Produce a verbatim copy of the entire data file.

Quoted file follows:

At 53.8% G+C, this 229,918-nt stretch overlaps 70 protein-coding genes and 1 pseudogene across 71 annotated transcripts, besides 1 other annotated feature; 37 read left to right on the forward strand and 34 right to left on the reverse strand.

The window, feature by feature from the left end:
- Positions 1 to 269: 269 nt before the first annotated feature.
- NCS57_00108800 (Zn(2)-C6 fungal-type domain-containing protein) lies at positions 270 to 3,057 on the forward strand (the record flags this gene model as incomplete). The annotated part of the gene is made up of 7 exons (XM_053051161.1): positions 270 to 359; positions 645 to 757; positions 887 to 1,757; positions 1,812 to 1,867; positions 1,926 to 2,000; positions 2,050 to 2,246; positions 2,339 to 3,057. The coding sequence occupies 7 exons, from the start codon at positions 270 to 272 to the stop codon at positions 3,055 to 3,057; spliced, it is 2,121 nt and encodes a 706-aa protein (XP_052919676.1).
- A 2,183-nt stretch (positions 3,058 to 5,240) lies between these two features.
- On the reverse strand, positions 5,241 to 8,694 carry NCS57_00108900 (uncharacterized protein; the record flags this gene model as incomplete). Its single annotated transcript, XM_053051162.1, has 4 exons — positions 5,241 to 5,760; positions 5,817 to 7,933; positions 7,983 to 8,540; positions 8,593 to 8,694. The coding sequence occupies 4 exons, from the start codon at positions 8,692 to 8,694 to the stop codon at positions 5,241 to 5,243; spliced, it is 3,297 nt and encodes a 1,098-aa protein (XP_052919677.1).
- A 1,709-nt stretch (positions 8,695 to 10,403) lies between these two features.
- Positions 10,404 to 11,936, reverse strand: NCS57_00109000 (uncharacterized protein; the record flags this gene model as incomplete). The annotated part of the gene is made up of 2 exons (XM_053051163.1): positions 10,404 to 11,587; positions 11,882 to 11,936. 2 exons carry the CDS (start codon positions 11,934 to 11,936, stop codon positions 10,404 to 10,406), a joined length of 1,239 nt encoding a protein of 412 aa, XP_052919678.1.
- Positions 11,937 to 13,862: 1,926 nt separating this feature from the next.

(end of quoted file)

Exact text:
At 53.8% G+C, this 229,918-nt stretch overlaps 70 protein-coding genes and 1 pseudogene across 71 annotated transcripts, besides 1 other annotated feature; 37 read left to right on the forward strand and 34 right to left on the reverse strand.

The window, feature by feature from the left end:
- Positions 1 to 269: 269 nt before the first annotated feature.
- NCS57_00108800 (Zn(2)-C6 fungal-type domain-containing protein) lies at positions 270 to 3,057 on the forward strand (the record flags this gene model as incomplete). The annotated part of the gene is made up of 7 exons (XM_053051161.1): positions 270 to 359; positions 645 to 757; positions 887 to 1,757; positions 1,812 to 1,867; positions 1,926 to 2,000; positions 2,050 to 2,246; positions 2,339 to 3,057. The coding sequence occupies 7 exons, from the start codon at positions 270 to 272 to the stop codon at positions 3,055 to 3,057; spliced, it is 2,121 nt and encodes a 706-aa protein (XP_052919676.1).
- A 2,183-nt stretch (positions 3,058 to 5,240) lies between these two features.
- On the reverse strand, positions 5,241 to 8,694 carry NCS57_00108900 (uncharacterized protein; the record flags this gene model as incomplete). Its single annotated transcript, XM_053051162.1, has 4 exons — positions 5,241 to 5,760; positions 5,817 to 7,933; positions 7,983 to 8,540; positions 8,593 to 8,694. The coding sequence occupies 4 exons, from the start codon at positions 8,692 to 8,694 to the stop codon at positions 5,241 to 5,243; spliced, it is 3,297 nt and encodes a 1,098-aa protein (XP_052919677.1).
- A 1,709-nt stretch (positions 8,695 to 10,403) lies between these two features.
- Positions 10,404 to 11,936, reverse strand: NCS57_00109000 (uncharacterized protein; the record flags this gene model as incomplete). The annotated part of the gene is made up of 2 exons (XM_053051163.1): positions 10,404 to 11,587; positions 11,882 to 11,936. 2 exons carry the CDS (start codon positions 11,934 to 11,936, stop codon positions 10,404 to 10,406), a joined length of 1,239 nt encoding a protein of 412 aa, XP_052919678.1.
- Positions 11,937 to 13,862: 1,926 nt separating this feature from the next.